Balance protection, support for bank customers suffering from dementia

The Japanese Bankers Association (JBA) has compiled its views on the money deposited by customers with dementia. The JBA says that even relatives who do not have the legal authority to represent a customer will be able to withdraw money on behalf of that person for certain purposes.

Currently, banks in principle do not accept requests from relatives to withdraw money if the customer’s intentions cannot be confirmed.

As a result, there have been cases in which relatives caring for a person have been unable to withdraw money from that person’s account and have had to cover medical expenses themselves. There have been calls to reduce this burden.

The number of people with dementia is expected to reach about 7 million by 2025, or one in five elderly people. There will be more relatives to facing difficulties related to the management of their assets.

The issue is when should relatives be allowed to withdraw money to care for elderly people with dementia.

There should not be incidents in which money is withdrawn without permission even though the account holder has sufficient cognitive ability, or in which someone loses their property because another person takes advantage of the decline in their cognitive ability.

The JBA says that methods to determine the cognitive ability of account holders include confirmation via a medical certificate from a doctor, and interviews with the account holder and their doctor.

Regarding the purpose for which withdrawals are meant to be used, the JBA says this is limited to “cases in which it is clear that the money will be used for the benefit of the account holder.” It is assumed that the money will be used for medical costs and nursing care expenses. This is because it is relatively easy to verify the purpose of the money’s use through such evidence as bills from hospitals and facilities for the elderly.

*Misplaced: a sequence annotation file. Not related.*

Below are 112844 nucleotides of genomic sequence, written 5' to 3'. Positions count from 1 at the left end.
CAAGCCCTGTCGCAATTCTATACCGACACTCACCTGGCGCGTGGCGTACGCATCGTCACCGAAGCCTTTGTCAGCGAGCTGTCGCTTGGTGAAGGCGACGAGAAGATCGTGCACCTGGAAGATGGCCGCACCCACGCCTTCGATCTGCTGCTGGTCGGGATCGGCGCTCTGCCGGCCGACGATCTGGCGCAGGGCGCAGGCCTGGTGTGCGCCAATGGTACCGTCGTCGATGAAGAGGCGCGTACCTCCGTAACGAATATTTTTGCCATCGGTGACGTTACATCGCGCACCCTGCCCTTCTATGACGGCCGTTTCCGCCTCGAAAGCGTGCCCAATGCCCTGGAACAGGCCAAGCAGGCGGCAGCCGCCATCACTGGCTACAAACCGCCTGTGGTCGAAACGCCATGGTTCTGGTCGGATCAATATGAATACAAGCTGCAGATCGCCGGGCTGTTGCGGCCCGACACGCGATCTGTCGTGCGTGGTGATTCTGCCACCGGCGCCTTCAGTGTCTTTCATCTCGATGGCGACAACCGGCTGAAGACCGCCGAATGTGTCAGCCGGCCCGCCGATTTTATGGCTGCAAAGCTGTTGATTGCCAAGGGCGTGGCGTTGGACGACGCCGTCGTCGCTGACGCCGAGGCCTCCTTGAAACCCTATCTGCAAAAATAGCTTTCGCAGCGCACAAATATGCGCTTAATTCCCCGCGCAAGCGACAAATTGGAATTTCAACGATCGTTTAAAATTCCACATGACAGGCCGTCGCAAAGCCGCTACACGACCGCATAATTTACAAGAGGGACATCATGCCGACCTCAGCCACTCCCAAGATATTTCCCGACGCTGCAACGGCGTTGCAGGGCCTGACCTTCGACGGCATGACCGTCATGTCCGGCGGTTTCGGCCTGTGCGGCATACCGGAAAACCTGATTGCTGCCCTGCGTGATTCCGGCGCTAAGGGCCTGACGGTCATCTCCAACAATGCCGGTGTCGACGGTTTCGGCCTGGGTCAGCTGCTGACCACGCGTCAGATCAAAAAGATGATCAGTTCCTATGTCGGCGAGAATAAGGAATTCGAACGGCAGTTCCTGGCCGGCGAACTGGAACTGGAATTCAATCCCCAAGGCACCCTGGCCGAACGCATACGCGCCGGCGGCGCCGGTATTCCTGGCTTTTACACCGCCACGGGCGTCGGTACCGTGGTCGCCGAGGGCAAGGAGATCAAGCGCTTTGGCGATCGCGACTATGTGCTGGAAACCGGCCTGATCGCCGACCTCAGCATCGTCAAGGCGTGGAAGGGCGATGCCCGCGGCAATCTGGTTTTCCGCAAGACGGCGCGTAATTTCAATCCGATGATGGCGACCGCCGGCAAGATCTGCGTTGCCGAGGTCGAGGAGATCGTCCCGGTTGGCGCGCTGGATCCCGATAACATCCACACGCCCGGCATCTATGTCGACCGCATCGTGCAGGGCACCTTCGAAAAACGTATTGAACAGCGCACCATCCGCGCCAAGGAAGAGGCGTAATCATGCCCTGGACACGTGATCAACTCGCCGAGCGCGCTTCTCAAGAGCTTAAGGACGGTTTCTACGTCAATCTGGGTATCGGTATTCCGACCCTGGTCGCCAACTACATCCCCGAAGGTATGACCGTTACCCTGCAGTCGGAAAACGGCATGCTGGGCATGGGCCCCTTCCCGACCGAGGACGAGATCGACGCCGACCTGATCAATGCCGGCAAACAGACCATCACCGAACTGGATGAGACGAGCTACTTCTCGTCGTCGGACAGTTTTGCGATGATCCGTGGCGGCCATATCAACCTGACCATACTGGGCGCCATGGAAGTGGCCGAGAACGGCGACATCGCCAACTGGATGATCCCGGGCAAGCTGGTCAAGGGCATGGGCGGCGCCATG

It is difficult for banks to objectively evaluate whether a withdrawal is in the best interest of the account holder when the withdrawal is large and used for overall living expenses. There are limits on the transactions banks can conduct with people who do not have the legal right to represent an account holder.

The JBA’s basic policy is to urge the use of the adult guardianship system under the Civil Code and other legislation.

In the legal guardianship system, people including judicial scriveners, certified social workers and relatives are appointed by a family court to act as guardians to manage accounts and conclude contracts related to the welfare of a certain individual. It is a system aimed at realizing the effective use of assets while ensuring the safety of those assets.

It is appropriate for the JBA to allow banks to deal in a “very limited capacity” with relatives who do not have the right of representation.

The legal guardianship system is little known, and use of it has not been increasing. The government should make the system more user-friendly and heighten its efforts to publicize and promote use of the system in cooperation with local governments.

Everyone is at risk of having their ability to make decisions deteriorate as they age. It is also important for relatives to discuss how to manage money while the person is still in good health.

— The original Japanese article appeared in The Yomiuri Shimbun on March. 7, 2021.